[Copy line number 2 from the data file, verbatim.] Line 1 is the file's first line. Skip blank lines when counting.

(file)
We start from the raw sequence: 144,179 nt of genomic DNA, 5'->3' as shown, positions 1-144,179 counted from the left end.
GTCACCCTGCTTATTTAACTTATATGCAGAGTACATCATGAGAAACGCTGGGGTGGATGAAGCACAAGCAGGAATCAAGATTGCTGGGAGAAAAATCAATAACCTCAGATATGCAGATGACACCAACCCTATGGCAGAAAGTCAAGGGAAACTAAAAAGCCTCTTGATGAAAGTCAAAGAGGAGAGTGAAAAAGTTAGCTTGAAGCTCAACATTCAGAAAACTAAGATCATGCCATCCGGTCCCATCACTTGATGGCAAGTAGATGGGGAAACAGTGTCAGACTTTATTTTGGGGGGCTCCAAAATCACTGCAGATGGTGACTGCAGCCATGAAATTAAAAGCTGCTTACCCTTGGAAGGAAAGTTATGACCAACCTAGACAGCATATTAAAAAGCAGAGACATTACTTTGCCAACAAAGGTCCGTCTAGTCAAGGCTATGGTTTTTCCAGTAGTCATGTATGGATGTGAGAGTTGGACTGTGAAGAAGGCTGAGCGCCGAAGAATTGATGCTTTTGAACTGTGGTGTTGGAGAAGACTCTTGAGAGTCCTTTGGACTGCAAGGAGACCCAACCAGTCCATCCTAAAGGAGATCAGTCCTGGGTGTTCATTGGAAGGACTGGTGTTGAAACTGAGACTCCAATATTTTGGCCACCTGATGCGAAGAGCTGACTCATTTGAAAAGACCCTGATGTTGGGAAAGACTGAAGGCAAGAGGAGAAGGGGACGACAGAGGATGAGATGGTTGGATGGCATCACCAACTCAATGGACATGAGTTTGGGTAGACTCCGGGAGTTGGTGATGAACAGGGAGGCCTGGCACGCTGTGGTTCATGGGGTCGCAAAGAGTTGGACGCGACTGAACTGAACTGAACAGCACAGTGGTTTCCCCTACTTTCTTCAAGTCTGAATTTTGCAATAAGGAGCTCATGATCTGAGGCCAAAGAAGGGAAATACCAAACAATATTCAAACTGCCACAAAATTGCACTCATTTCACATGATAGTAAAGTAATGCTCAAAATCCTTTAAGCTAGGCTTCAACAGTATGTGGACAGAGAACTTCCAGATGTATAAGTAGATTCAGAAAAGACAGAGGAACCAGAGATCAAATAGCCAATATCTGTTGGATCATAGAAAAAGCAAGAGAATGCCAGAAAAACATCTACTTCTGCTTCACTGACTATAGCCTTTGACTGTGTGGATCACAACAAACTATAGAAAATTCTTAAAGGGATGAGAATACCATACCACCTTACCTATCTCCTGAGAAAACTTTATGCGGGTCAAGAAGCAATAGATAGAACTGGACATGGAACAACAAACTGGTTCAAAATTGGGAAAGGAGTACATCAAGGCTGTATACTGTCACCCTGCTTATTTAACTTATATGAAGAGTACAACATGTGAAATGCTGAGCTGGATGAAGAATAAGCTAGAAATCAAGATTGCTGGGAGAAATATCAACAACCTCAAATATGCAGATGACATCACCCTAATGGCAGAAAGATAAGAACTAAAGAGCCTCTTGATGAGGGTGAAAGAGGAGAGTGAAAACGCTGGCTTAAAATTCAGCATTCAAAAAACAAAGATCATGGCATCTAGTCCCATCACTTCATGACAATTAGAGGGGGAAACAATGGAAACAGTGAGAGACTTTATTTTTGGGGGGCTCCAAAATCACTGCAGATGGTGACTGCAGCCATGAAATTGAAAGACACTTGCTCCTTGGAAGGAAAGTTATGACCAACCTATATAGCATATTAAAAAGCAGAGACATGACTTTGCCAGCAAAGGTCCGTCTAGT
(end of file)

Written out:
GTCACCCTGCTTATTTAACTTATATGCAGAGTACATCATGAGAAACGCTGGGGTGGATGAAGCACAAGCAGGAATCAAGATTGCTGGGAGAAAAATCAATAACCTCAGATATGCAGATGACACCAACCCTATGGCAGAAAGTCAAGGGAAACTAAAAAGCCTCTTGATGAAAGTCAAAGAGGAGAGTGAAAAAGTTAGCTTGAAGCTCAACATTCAGAAAACTAAGATCATGCCATCCGGTCCCATCACTTGATGGCAAGTAGATGGGGAAACAGTGTCAGACTTTATTTTGGGGGGCTCCAAAATCACTGCAGATGGTGACTGCAGCCATGAAATTAAAAGCTGCTTACCCTTGGAAGGAAAGTTATGACCAACCTAGACAGCATATTAAAAAGCAGAGACATTACTTTGCCAACAAAGGTCCGTCTAGTCAAGGCTATGGTTTTTCCAGTAGTCATGTATGGATGTGAGAGTTGGACTGTGAAGAAGGCTGAGCGCCGAAGAATTGATGCTTTTGAACTGTGGTGTTGGAGAAGACTCTTGAGAGTCCTTTGGACTGCAAGGAGACCCAACCAGTCCATCCTAAAGGAGATCAGTCCTGGGTGTTCATTGGAAGGACTGGTGTTGAAACTGAGACTCCAATATTTTGGCCACCTGATGCGAAGAGCTGACTCATTTGAAAAGACCCTGATGTTGGGAAAGACTGAAGGCAAGAGGAGAAGGGGACGACAGAGGATGAGATGGTTGGATGGCATCACCAACTCAATGGACATGAGTTTGGGTAGACTCCGGGAGTTGGTGATGAACAGGGAGGCCTGGCACGCTGTGGTTCATGGGGTCGCAAAGAGTTGGACGCGACTGAACTGAACTGAACAGCACAGTGGTTTCCCCTACTTTCTTCAAGTCTGAATTTTGCAATAAGGAGCTCATGATCTGAGGCCAAAGAAGGGAAATACCAAACAATATTCAAACTGCCACAAAATTGCACTCATTTCACATGATAGTAAAGTAATGCTCAAAATCCTTTAAGCTAGGCTTCAACAGTATGTGGACAGAGAACTTCCAGATGTATAAGTAGATTCAGAAAAGACAGAGGAACCAGAGATCAAATAGCCAATATCTGTTGGATCATAGAAAAAGCAAGAGAATGCCAGAAAAACATCTACTTCTGCTTCACTGACTATAGCCTTTGACTGTGTGGATCACAACAAACTATAGAAAATTCTTAAAGGGATGAGAATACCATACCACCTTACCTATCTCCTGAGAAAACTTTATGCGGGTCAAGAAGCAATAGATAGAACTGGACATGGAACAACAAACTGGTTCAAAATTGGGAAAGGAGTACATCAAGGCTGTATACTGTCACCCTGCTTATTTAACTTATATGAAGAGTACAACATGTGAAATGCTGAGCTGGATGAAGAATAAGCTAGAAATCAAGATTGCTGGGAGAAATATCAACAACCTCAAATATGCAGATGACATCACCCTAATGGCAGAAAGATAAGAACTAAAGAGCCTCTTGATGAGGGTGAAAGAGGAGAGTGAAAACGCTGGCTTAAAATTCAGCATTCAAAAAACAAAGATCATGGCATCTAGTCCCATCACTTCATGACAATTAGAGGGGGAAACAATGGAAACAGTGAGAGACTTTATTTTTGGGGGGCTCCAAAATCACTGCAGATGGTGACTGCAGCCATGAAATTGAAAGACACTTGCTCCTTGGAAGGAAAGTTATGACCAACCTATATAGCATATTAAAAAGCAGAGACATGACTTTGCCAGCAAAGGTCCGTCTAGT